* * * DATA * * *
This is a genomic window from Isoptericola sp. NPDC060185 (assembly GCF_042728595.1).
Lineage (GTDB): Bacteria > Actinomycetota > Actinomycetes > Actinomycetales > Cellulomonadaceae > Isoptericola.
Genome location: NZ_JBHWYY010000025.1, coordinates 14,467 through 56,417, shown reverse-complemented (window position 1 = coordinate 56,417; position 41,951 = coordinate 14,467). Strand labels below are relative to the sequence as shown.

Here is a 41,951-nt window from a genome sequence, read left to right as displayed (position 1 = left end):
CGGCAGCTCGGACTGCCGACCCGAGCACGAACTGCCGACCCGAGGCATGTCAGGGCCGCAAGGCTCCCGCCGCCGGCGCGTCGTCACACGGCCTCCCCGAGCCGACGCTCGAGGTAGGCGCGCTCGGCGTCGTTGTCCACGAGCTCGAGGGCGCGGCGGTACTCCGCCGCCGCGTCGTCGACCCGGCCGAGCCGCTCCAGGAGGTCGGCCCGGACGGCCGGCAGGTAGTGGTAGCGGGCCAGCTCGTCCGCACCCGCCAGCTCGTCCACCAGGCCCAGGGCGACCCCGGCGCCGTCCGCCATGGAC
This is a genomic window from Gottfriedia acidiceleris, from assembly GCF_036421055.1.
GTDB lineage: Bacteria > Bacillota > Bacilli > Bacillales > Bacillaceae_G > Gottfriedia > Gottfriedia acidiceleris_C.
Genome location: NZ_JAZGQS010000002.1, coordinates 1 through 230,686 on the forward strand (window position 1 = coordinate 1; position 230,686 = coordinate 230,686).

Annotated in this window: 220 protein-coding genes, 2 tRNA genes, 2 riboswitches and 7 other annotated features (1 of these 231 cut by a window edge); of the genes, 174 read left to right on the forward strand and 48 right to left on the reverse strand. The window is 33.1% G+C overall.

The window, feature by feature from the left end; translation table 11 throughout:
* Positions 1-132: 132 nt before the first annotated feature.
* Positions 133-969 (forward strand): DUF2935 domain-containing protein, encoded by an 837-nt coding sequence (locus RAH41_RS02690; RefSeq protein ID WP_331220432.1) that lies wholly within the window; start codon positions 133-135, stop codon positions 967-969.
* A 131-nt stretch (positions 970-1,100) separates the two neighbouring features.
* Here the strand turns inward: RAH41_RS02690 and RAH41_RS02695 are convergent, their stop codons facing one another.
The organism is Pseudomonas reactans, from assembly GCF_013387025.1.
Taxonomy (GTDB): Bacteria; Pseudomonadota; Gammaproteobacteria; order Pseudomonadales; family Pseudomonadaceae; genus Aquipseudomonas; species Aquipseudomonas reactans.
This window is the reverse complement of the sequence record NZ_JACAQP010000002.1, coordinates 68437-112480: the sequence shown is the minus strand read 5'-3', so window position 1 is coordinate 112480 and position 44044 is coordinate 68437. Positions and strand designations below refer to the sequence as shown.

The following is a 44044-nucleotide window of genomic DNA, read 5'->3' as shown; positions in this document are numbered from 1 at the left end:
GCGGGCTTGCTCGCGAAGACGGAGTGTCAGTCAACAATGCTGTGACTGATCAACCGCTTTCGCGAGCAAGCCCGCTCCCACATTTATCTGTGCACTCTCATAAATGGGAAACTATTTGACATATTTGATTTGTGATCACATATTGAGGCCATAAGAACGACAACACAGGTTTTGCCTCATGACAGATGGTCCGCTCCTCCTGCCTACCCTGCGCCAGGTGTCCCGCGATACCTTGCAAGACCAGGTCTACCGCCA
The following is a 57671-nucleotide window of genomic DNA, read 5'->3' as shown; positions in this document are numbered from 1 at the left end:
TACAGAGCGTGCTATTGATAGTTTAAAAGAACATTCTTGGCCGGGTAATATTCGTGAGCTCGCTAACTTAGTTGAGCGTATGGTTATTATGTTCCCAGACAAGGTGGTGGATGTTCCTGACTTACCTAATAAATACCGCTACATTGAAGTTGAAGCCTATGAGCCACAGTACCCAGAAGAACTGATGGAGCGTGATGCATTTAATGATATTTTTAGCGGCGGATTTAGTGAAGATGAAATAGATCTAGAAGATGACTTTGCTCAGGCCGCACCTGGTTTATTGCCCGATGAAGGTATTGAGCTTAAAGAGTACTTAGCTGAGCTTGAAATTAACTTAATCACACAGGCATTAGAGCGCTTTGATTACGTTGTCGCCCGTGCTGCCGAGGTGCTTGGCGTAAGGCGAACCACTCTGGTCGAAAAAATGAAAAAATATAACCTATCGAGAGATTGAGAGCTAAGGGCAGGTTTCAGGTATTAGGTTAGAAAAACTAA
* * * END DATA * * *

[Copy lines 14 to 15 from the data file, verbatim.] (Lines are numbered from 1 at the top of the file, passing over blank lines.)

* Here the strand turns inward: RAH41_RS02690 and RAH41_RS02695 are convergent, their stop codons facing one another.
The organism is Pseudomonas reactans, from assembly GCF_013387025.1.